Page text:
On Mondays, I try to post about topics related to budgeting and money. Today’s installment talks about a topic that Dave Ramsey loves to harp on: the stupid tax. He often talks about this in the context of the lottery (i.e. your odds of winning anything are so low that it’s stupid to think you’ll ever see a return on your investment. Therefore, buying lottery tickets is not a smart financial plan).
I think that stupid is a little harsh, but there are definitely times when we have paid financially for less than ideal decisions. Here are the most common reasons B. and I end up paying the “stupid tax” and how we try to guard against these in our budget.
Lack of pre-planning
This is, without a doubt, the largest reason we spend money we don’t need to. Going on a trip? Pack some snacks and extra water. Running errands with a two year old? Make sure there is food in the car (and a change of clothing!) Birthdays/Holidays? Keep an eye out for gifts year round, when prices are cheaper and used items are more plentiful. These days, we don’t go anywhere without an arsenal of snacks and food in the car. Having a toddler has actually made this easier, because we tend to stop at rest ares more on road trips (since some have playgrounds)! Also, I keep a box of individually-sized goldfish packs in the car, for emergency snacks on-the-go (this has the added benefit of cutting down a little on grocery store whining).
This also applies to meal-planning. When I put less effor tinto preping an dplanning meals, we almost always end up eating out at least once. This is the “stupid tax” at work- avoiding work I didn’t want to do (meal-planning) led to more spending down the road. Finance managment requries some a bit of a time invesetment, but putting in that time can save real dollars down the eroad.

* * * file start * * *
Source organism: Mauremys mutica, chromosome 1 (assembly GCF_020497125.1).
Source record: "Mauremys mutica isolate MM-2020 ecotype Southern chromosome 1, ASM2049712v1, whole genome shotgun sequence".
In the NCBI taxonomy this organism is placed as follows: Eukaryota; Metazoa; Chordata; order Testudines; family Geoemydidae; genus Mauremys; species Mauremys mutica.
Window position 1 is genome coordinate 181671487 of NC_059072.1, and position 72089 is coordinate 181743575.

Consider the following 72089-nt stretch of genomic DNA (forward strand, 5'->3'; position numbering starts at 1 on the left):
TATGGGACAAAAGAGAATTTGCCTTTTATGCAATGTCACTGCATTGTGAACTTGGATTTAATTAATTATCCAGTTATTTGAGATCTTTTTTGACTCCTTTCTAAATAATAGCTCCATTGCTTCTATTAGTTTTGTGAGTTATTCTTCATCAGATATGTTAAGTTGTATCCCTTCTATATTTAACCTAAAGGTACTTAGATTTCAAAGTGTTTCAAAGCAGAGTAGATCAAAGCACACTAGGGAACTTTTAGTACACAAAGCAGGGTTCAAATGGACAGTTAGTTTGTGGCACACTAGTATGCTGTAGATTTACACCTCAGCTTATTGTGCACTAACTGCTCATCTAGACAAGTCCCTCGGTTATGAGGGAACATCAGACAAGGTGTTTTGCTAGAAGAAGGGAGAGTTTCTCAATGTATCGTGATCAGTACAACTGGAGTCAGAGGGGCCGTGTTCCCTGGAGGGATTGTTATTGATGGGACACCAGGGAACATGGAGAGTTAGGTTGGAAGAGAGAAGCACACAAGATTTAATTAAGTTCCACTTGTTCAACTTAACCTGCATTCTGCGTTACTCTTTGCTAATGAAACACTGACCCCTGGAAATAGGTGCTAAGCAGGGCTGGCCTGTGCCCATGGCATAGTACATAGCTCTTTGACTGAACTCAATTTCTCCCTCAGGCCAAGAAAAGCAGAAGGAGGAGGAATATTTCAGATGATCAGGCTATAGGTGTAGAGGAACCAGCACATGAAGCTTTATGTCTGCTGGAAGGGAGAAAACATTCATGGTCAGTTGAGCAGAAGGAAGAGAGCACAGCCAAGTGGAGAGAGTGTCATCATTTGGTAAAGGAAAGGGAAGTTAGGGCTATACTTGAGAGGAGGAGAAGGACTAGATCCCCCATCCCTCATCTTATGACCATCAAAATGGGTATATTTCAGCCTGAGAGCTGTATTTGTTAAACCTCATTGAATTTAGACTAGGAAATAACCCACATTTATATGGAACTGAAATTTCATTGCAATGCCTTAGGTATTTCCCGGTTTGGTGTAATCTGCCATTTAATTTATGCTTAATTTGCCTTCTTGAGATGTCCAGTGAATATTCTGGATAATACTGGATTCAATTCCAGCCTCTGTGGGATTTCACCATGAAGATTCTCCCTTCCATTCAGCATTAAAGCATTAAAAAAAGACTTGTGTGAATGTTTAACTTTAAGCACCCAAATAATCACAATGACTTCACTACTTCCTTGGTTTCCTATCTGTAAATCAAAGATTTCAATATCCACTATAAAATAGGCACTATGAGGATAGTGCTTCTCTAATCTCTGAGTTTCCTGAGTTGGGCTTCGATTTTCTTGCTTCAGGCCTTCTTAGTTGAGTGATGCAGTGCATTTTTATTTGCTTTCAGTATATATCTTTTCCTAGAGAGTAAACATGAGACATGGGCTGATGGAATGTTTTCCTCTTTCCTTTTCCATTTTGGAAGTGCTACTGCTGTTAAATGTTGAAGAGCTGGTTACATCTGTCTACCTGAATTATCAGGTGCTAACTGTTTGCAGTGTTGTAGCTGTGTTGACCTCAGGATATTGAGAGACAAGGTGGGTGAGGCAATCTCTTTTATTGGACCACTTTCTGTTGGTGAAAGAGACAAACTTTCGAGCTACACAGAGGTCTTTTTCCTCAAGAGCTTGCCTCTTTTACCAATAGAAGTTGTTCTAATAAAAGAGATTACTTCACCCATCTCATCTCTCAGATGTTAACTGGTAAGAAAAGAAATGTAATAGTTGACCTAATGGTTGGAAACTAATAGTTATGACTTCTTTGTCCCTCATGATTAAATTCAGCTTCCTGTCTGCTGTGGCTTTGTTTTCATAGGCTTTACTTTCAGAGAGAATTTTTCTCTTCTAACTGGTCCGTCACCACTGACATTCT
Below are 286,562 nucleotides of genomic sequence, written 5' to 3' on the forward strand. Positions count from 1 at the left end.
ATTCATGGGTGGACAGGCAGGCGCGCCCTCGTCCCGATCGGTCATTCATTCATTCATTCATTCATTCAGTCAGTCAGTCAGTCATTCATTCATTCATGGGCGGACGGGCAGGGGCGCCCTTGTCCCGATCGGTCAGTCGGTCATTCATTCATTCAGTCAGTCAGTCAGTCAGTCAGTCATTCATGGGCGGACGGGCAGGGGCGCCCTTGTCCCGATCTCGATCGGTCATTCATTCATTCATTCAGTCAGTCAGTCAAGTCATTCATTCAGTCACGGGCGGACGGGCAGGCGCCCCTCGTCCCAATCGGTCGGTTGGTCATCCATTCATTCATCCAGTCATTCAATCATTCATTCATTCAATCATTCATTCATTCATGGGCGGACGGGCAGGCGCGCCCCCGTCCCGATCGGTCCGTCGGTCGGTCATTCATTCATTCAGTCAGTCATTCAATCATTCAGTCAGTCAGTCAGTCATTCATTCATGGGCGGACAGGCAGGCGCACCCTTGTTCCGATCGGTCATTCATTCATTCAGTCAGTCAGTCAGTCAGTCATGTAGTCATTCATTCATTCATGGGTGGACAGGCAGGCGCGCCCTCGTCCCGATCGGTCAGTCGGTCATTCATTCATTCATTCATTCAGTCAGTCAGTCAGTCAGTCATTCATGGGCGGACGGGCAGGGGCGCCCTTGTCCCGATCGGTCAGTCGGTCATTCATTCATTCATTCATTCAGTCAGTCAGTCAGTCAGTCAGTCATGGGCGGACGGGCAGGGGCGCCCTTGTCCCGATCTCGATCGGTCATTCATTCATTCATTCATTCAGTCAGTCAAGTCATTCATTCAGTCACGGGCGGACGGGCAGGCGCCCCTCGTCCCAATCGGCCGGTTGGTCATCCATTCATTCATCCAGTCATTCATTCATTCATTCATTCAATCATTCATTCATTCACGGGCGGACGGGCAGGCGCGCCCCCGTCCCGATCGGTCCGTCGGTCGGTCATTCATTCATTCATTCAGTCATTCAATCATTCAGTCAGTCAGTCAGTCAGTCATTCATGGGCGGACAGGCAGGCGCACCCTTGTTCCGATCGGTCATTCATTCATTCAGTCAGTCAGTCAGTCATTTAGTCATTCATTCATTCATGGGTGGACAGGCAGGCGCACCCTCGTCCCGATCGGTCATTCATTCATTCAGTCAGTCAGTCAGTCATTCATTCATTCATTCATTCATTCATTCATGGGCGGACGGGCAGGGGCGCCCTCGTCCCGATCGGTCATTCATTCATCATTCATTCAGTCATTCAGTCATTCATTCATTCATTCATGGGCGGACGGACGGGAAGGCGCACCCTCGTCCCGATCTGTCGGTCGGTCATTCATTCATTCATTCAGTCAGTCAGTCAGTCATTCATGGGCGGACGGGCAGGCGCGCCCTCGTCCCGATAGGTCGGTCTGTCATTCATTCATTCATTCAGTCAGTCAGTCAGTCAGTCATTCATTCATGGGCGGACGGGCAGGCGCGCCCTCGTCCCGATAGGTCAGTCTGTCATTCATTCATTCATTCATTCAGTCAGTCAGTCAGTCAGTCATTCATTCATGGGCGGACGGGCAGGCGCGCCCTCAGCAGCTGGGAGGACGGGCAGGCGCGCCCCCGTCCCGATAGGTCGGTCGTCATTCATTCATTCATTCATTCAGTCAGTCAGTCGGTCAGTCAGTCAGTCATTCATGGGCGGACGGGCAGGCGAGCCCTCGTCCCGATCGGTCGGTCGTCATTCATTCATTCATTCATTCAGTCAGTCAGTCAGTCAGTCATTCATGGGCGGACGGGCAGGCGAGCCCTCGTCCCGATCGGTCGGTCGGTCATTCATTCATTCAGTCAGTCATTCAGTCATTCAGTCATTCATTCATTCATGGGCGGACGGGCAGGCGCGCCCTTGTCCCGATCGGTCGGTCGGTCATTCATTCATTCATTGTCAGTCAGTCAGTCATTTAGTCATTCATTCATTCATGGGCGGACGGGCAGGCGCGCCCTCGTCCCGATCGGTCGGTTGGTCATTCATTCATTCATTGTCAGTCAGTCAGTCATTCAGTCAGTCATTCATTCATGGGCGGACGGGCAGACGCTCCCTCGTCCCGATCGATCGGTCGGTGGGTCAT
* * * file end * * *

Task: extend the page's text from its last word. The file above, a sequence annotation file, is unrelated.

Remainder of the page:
I am a horrible procrastinator. I was born to be a journalist (even though I’m not), because I can only work effectively under hard, close deadlines. Huge project due in two days? I am ALL OVER IT. Huge project due in two months? I have 58 days to start that!
However, procrastination can often end up costing you a lot more money than if you’d just done something originally. Case in point- we’ve know for a while that our dog’s teeth could use a cleaning, but we’ve been putting it off. Now, they need a cleaning and it’s at a much higher cost than if we’d just gotten them cleaned earlier and invested in a toothbrush and muzzle (or bite proof gloves).
Another example, from as recently as this morning. When we got our minivan, approximately two years ago, it came with one key. Since we bought it, I have been meaning to make key copies, but I keep putting it off. Well, this morning, I locked my keys in my car. If I had made copies and put one in my desk, as intended, I could have avoided a $50 charge to have a locksmith unlock my car.
Finally, for us, stressful situations often lead to paying the stupid task. These aren’t necessarily situations we didn’t plan for, but situations where we feel stressed and don’t make the optimal choice.
For example, when F. was sick a few weeks back, we had to pick up a prescription and I was NOT looking forward to taking a sick toddler to the pharmacy. We had already sat in urgent care for 2.5 hours, F. had been puking in the office, and I was definitely feeling stressed. I didn’t check which pharmacy Tricare uses and we ended up going to one that doesn’t accept Tricare. Since I wasn’t about to drag my toddler to yet another pharmacy for amoxicillin, I ended up paying full price for it.
For me, this is the budget area that is hardest for me. When I get stressed, I’m willing to spend almost any amount of money to make the stress go away. Unfortunately, that rarely works, so then I’ve spent a lot of money and I”m still incredibly stressed.
Fortunately, as we continue to encounter new spending situations, we’re able to modify our behavior (and budget!) going forward, but even after so many years on Dave Ramsey, we still end up paying the “stupid tax.” How about all of you? When have you paid a “stupid” tax?